4 Easy Steps to Becoming an Accredited Investor

4 Easy Steps to Becoming an Accredited Investor

In this article, we explain what an accredited investor is, how to prove your accreditation status, and the opportunities available to accredited investors.

4 min read

If you’re considering investing outside of traditional assets (stocks, bonds and cash), you’ve likely come across the term ‘accredited investor.’ 

You might be wondering what the term means, what qualifications are needed to become an accredited investor, and what’s so special about being accredited anyway–what opportunities do accredited investors gain access to?

In this article, we’ll explain all of the above, and also share how digital platforms like Heron Finance make it easy to verify that you are an accredited investor.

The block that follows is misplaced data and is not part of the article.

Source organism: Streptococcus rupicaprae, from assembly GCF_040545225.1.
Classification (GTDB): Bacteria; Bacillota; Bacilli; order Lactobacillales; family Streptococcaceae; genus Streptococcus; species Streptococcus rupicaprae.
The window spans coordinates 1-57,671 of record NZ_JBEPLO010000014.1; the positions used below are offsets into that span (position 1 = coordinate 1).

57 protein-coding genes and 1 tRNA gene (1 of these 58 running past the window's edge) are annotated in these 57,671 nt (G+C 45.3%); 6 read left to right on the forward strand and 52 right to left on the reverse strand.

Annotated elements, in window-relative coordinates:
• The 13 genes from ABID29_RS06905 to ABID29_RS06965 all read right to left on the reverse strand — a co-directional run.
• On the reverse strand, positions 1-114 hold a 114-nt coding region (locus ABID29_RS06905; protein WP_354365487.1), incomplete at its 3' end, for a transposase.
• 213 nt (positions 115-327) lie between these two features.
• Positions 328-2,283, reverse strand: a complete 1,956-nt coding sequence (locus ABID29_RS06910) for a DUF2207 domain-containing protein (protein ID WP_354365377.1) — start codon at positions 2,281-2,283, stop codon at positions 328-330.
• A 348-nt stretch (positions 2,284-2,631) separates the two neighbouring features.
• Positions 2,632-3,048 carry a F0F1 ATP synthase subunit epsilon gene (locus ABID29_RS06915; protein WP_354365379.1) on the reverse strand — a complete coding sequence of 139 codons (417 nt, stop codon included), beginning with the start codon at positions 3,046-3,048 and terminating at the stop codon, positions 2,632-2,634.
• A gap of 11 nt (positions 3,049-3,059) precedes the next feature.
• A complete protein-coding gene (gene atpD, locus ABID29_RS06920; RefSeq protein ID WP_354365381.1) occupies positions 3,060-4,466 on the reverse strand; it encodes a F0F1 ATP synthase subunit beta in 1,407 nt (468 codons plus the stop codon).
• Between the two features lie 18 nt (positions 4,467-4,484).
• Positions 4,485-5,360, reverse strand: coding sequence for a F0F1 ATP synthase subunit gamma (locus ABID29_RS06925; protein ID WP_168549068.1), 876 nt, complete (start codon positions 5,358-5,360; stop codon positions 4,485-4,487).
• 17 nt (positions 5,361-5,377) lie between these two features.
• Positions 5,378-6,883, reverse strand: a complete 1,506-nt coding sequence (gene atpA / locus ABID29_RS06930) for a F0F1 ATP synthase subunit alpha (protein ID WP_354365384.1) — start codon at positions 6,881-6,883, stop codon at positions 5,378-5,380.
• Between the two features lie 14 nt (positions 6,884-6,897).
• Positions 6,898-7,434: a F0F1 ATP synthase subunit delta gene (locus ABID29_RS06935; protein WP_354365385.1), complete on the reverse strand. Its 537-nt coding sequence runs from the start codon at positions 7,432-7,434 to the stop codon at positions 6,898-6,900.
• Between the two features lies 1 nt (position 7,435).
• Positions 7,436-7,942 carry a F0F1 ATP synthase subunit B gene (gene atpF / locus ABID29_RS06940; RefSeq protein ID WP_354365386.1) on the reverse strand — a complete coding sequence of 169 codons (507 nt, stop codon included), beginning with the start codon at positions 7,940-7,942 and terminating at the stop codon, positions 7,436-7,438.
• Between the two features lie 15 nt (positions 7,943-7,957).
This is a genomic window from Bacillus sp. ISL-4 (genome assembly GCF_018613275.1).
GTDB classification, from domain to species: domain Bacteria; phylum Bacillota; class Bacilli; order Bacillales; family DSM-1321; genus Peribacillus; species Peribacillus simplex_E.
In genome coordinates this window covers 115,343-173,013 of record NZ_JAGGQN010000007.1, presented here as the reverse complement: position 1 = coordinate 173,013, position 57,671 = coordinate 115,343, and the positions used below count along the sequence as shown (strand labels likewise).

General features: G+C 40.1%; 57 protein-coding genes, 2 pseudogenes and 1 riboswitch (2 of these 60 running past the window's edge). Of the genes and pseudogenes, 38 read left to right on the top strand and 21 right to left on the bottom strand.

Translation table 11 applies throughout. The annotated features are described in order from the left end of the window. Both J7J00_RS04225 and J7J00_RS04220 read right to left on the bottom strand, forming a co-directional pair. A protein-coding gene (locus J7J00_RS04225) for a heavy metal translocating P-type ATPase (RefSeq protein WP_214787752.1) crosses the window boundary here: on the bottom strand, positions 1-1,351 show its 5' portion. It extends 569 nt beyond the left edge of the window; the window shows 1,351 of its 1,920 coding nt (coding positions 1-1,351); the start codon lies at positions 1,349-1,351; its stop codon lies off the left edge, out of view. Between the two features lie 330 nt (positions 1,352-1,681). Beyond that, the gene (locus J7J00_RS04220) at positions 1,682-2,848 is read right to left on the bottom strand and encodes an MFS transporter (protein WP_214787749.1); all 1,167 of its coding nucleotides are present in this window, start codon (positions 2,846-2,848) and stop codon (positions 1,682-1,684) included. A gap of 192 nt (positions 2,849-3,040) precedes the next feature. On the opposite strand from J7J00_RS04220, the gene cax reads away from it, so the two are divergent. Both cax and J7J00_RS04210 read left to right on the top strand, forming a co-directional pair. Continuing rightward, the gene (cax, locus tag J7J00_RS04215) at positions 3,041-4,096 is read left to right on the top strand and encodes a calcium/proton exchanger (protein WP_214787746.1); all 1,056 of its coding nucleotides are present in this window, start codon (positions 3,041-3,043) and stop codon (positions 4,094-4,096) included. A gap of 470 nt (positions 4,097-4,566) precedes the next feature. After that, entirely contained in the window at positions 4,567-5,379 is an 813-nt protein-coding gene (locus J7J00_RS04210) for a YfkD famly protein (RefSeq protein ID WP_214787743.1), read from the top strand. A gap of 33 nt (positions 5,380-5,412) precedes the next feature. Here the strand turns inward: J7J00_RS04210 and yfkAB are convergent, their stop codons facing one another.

Key Takeaways:

Accredited investors are investors who meet the financial or professional criteria required to invest in certain alternative assets

Investors need only meet one requirement–either financial or professional–to gain accreditation. Once verified, they can access alternative investments otherwise reserved for institutions and high net worth (HNW) individuals

The steps for proving one’s accreditation may vary based on the entity reviewing one’s request, but digital platforms like Heron Finance streamline the process

What is an Accredited Investor?

In the U.S. individual investors can become accredited, which simply means they meet the financial or professional criteria necessary to invest in certain asset classes.